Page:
- Category: Land Law
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The scope of Land Law
We have seen the types of legislations that are widely related to land and buildings in one or another way. In the section to come, an attempt will be made to explain the major issues, problems and matters that are addresses under the wider subject. The major object of Land Law-real property- and appurtenances thereto will be further defined.
Having read this part of the chapter, the student can:
Point out and define the central subject of land law-real property.
Mention the main subject matters of Land Law.
Define fixtures in the context of the Civil Code.
Main Questions of Land Law
Land is also being regulated through the Civil Code and firstly evolves round questions regarding private law, i.e. the relationship between private legal subjects. Since the subject is related to an object, a main question is therefore how this object is being defined. As we have just seen, these questions are being answered through Title VI, Chapter 1 of the Civil Code and are therefore very important for the application and understanding of all subjects covered in the course. It is a question of deciding what a property unit is and what fixtures that are attached to this object, the real property.
Another main question consists of the provisions regarding transfer of property which are especially to be found in Title XVIII of the Civil Code. In order to create a valid purchase of a property unit, a few formalities must be acknowledged, i.e. a written contract containing certain minimum information. The rights and the duties of both the seller and buyer are also being regulated. Since a purchase of property often is an economically significant transaction for the parties, disputes often occur, i.e. the seller’s responsibility for defaults in the object. The rules regarding sale of real property are also applicable, with some adjustments, regarding exchange and donation/gift of real property.
Yet another important part of Land Law concerns mortgage and antichrisis and is being regulated in Title XVIII, Chapter 4 of the Civil Code. Property units must be said to be the most important objects of credit, not only in Ethiopia, but also in other countries. The system regarding mortgage enables the property owner to pledge the property while still being able to use it.
Another important area is the grant of rights of user and servitude/easements. The Civil Code contains rules of how to create such rights, as well as what rights and obligations that oblige the parties. The provisions on usufruct and servitude are to be found in Title VIII, Chapters 2 and 3, respectively, of the Civil Code. Maybe the most important right of user is lease of houses/ tenancy, and the provisions are mainly forcing to the lessees/ tenants advantage. These provisions are to be found in Title XVIII, Chapter 2 of the Civil Code. These rules can be said to function as social security for the lessee, and regard what demands the tenant can make regarding the achievement that the landlord is providing and consequently the payment that the lessor/landlord is entitled to.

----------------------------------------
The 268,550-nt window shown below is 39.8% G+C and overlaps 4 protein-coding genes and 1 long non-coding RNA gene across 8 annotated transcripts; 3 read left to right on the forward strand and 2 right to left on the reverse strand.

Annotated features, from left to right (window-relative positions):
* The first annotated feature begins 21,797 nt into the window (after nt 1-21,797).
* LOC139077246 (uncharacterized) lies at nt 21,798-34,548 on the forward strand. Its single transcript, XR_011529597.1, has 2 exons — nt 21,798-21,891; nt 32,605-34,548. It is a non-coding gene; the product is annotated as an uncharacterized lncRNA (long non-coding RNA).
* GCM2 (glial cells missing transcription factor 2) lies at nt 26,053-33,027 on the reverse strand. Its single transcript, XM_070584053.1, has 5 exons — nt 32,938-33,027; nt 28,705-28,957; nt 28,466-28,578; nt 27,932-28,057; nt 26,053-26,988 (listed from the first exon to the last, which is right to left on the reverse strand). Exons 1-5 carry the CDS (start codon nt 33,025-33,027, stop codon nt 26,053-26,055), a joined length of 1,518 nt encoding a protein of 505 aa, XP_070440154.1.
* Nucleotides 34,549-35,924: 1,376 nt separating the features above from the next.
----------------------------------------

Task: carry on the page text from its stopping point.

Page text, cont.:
A wider version of lease is also an important part of Land Law and will be seen in light of rural land lease and urban lease having regard to the provisions of both the Civil Code and special provisions.
Yet another important area of Land Law is the rules regarding the protection against claims from third parties. This protection is in many cases depending on that a registration has been made in the land registration authorities. The Land register is to be kept by a competent body and is an official register containing information on real properties such as who the owner is and the area of the property. These rules also apply regarding the purchasers relation to different right holders. It can also be a question of a protection from other possessions of the property at the same time as a third party is protected from losses due to entering into agreements with some one other than the owner of the property.
The Object of Land Law
Land Law evolves round several different questions all dealing with real property, i.e. the subject Land Law concerns this specific object-the real property. A fundamental question whilst studying the subject is therefore to establish the meaning of real property. Real property is divided into property units and belonging to these property units are intrinsic elements and accessories (fixtures). Title VI, Chapter 1 establishes what is to be regarded as real property.
What is to be included in the term real property is also of importance for what objects that are subject to regulation in the Civil Code but also matters for other rules concerning Land Law. However, the importance of the delimitation is greater than that. Since the term personal property is not expressly regulated in the law, but is determined negatively (meaning that what is not real property according to the Civil Code is personal property) the term real property is of significance here too.
The historical starting point concerning the division between real and private property is explained by some objects being movable and others being immovable. One therefore historically spoke of res mobiles and res immobiles. This fundamental difference created a need for a detailed legislation that differed from one another depending on the type of object. A simple example of this consists of the different rules concerning the transfer of goods purchased.
As will be clear in the subsequent sections, this division based on the mobility criterion is the fundamental of the rules, but there are departures to these rules. For example, such things as refrigerators, washing machines and keys are not immovables in that sense but the law treats them as being so. If one were to state a main rule behind the legislation of today, one might say that the rules do divide the objects between movable and immovable, but that the closer division is being made on the basis of whether there is purpose connection or not.